Juliet Ashton is on a promotional tour for her recently published book. Life in 1946 London has its challenges but thirty-something Juliet is a buoyant young woman. She receives a letter from a Guernseyman named Dawsey Adams who is in possession of a book of essays by Charles Lamb that had belonged to Juliet; he wants her help in obtaining a biography of Lamb. Their correspondence blossoms and she grows fascinated with the story of Dawsey and his friends, their island's occupation by German troops during the war, and the group they call The Guernsey Literary and Potato Peel Pie Society.
Eventually Juliet travels to Guernsey to dig deeper into the islanders' stories, intending to write a magazine article -- which expands in her mind to a book, if she can find the center around which to write it. She finds that center in Elizabeth McKenna, accidental founder of the Society, now gone to a wartime prison for harboring a runaway "slave."
Authors Shaffer and Barrows tell the story entirely in letters written by Juliet, her publisher and friend Sydney, her old school friend in Scotland, the people of the island, and assorted other characters. The action is well-choreographed and the book is full of humor and pathos. Everyone wants to tell Juliet stories of the long, hard occupation, the pain of the children being evacuated, and the entirely human need to brighten the dreary days with novelty -- the Society of the book's title.
Books in letter format have the disadvantage of holding the reader slightly at arms' length from the characters; we only learn what they tell us. These characters are loquacious and open, which is a good thing, but the constant switching from one voice to another takes its slight toll. The plot is well laid out though the development of the more complex themes suffers from constant shifting first person; perhaps a half star off for that, rounding to five which feels right because of the enjoyment it brought me. I listened to the unabridged audio download from Audible, read by a cast of five; this was very well done and made the characters come to life very quickly. Recommended for your light read of the year.
I had heard people talking about this book ever since it was published--countless people I know had read it and loved it--so I bought it; but then I found myself passing it by on my TBR (to be read) shelf time and time again because I wasn't sure it was my cup of tea (as it turns out, I misunderstood what the book was about from the descriptions I was given). Then I met a new friend and neighbor and she kept at me about it, saying I must read it. FINALLY, after close to two years gathering dust … more
The Guernsey Literary and Potato Peel Pie Society by Mary Ann Shaffer is a charming epistolary novel (for those of you who forgot your high school English terms, that means that the book is a series of letters) but perhaps too charming. In the novel, a young, unmarried British writer named Juliet has found success with a series of newspaper columns during WWII. Now (in 1946) the columns are compiled as a book and she's even more successful. As she searches for a new topic to tackle, … more
Okay, that’s definitely a long title. It’s also a perfect title for a perfectly entertaining, intriguing and informative love story, world war II drama, and mystery with a twist. The twist is that the story’s told entirely in letters between the characters. The wonder is it works so perfectly. A writer looking for a book idea after wartime success finds herself accidentally corresponding with people who’ve lived through the German occupation … more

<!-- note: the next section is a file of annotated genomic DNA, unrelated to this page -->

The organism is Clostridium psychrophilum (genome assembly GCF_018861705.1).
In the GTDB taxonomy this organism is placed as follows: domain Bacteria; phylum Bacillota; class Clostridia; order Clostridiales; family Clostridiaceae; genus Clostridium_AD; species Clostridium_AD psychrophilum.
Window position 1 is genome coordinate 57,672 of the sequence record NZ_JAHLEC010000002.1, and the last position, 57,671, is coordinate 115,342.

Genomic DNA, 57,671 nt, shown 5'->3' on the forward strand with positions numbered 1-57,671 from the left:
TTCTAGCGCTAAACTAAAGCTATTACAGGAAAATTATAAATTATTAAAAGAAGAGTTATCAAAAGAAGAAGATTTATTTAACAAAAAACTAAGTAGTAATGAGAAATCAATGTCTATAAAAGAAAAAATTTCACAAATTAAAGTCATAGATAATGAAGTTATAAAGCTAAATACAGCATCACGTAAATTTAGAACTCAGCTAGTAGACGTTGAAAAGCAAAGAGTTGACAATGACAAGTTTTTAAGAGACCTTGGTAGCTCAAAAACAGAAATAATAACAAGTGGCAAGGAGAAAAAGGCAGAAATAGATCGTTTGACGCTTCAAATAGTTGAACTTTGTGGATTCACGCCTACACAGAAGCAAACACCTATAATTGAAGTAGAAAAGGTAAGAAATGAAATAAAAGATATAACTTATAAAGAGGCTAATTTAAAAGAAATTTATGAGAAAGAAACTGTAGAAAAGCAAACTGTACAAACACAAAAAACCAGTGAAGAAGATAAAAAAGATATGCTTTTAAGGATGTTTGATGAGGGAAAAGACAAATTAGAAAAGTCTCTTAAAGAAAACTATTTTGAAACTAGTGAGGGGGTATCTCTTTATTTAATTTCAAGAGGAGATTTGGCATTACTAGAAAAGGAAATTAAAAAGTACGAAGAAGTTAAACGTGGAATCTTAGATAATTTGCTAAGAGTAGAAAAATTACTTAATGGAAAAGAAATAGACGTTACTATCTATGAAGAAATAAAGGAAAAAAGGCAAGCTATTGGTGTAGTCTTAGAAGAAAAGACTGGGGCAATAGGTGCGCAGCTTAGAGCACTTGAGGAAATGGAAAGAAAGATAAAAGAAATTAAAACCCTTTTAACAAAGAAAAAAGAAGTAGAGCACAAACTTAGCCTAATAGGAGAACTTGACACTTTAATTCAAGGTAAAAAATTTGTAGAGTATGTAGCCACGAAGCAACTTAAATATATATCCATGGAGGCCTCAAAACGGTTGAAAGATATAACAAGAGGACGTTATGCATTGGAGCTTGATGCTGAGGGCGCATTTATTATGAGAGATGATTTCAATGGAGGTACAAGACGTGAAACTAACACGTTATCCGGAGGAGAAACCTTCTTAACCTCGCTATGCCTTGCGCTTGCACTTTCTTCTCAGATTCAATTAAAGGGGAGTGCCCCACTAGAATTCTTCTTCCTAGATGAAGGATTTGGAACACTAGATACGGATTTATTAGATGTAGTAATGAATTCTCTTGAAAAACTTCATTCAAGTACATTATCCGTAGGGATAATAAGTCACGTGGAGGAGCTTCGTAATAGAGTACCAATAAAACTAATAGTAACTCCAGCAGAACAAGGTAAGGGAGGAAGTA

When my mother recommended this book to me, I took a look at the cover quotes and found myself immediately skeptical. Phrases like "New York Times Bestseller" and a recommendation from the author of "Eat Pray Love" don't always lend themselves as a marker of a mindful read. However, after giving it a chance I was pleasantly surprised. This novel explores the experiences of a collection of characters in both Guernsey and England and their coping mechanisms … more
I admit; this was a hard book to get into. It is written in a series of letters between the main character (Juliette, if I remember right), and her publisher Sydney, plus many others, most of whom are members of a literary society that was formed by an unlikely group of people thrown together by events during WWII, on the Channel Island of Guernsey. This book has it all: romance, suspense, humor, horror. Once I got used to the manner of writing, I loved reading how each character … more
Poverty and suffering are AWESOME, apparently. I threw the book into the wall when the author used the word "random" to mean "unexpected," in her faux-period letters, a meaning that emerged in the computer age. I give this book a big fat *fart sound*.
Pros: Literary; entertaining; excellent character development; not formulaic; exquisite audio rendition. Cons: Irreverent and immoral in places; unrealistic ending; pacing concerns; similar styles among characters. The Bottom Line: Reading this book will help you discuss both tragedy and whimsy using a British accent--unless you already have one. In that case, this work may prove disappointingly inaccurate. Dear Readers, … more
The year is 1946, and British writer Juliet is feeling restless. She wants to write something new but doesn't know what. As luck would have it, she receives a letter from a Guernsey man and a pen-friendship develops. He tells her about the island literary society and its unusual history, and before she knows it she is corresponding with all the members and planning to visit them in person. Written entirely as a series of letters between Juliet and her friends, this book … more